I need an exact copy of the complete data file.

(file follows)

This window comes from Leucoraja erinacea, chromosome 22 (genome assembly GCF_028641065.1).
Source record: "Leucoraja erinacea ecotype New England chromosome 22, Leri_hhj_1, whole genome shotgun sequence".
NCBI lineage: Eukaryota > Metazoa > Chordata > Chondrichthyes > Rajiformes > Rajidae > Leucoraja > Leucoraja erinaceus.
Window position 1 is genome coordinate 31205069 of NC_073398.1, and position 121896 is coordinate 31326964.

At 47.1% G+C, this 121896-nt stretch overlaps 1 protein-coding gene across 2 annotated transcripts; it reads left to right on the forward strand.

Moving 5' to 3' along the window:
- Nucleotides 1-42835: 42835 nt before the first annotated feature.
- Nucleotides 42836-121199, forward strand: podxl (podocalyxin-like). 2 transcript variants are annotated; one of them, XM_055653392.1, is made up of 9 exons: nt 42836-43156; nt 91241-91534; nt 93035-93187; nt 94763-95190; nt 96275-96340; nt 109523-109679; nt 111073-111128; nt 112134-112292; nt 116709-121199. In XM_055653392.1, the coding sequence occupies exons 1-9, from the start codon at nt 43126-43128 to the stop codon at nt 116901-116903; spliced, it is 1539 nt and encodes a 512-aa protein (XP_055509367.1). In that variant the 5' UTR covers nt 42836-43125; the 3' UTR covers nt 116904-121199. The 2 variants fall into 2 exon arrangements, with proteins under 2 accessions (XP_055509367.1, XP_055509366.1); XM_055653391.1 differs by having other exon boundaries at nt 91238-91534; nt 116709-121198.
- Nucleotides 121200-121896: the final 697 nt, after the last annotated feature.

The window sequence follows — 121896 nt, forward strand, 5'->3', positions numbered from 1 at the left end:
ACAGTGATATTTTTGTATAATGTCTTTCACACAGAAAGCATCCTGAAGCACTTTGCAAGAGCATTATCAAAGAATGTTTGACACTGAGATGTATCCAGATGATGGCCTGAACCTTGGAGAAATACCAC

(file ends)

This window comes from Leucoraja erinacea, chromosome 22 (genome assembly GCF_028641065.1).
Source record: "Leucoraja erinacea ecotype New England chromosome 22, Leri_hhj_1, whole genome shotgun sequence".
NCBI lineage: Eukaryota > Metazoa > Chordata > Chondrichthyes > Rajiformes > Rajidae > Leucoraja > Leucoraja erinaceus.
Window position 1 is genome coordinate 31205069 of NC_073398.1, and position 121896 is coordinate 31326964.

At 47.1% G+C, this 121896-nt stretch overlaps 1 protein-coding gene across 2 annotated transcripts; it reads left to right on the forward strand.

Moving 5' to 3' along the window:
- Nucleotides 1-42835: 42835 nt before the first annotated feature.
- Nucleotides 42836-121199, forward strand: podxl (podocalyxin-like). 2 transcript variants are annotated; one of them, XM_055653392.1, is made up of 9 exons: nt 42836-43156; nt 91241-91534; nt 93035-93187; nt 94763-95190; nt 96275-96340; nt 109523-109679; nt 111073-111128; nt 112134-112292; nt 116709-121199. In XM_055653392.1, the coding sequence occupies exons 1-9, from the start codon at nt 43126-43128 to the stop codon at nt 116901-116903; spliced, it is 1539 nt and encodes a 512-aa protein (XP_055509367.1). In that variant the 5' UTR covers nt 42836-43125; the 3' UTR covers nt 116904-121199. The 2 variants fall into 2 exon arrangements, with proteins under 2 accessions (XP_055509367.1, XP_055509366.1); XM_055653391.1 differs by having other exon boundaries at nt 91238-91534; nt 116709-121198.
- Nucleotides 121200-121896: the final 697 nt, after the last annotated feature.

The window sequence follows — 121896 nt, forward strand, 5'->3', positions numbered from 1 at the left end:
ACAGTGATATTTTTGTATAATGTCTTTCACACAGAAAGCATCCTGAAGCACTTTGCAAGAGCATTATCAAAGAATGTTTGACACTGAGATGTATCCAGATGATGGCCTGAACCTTGGAGAAATACCAC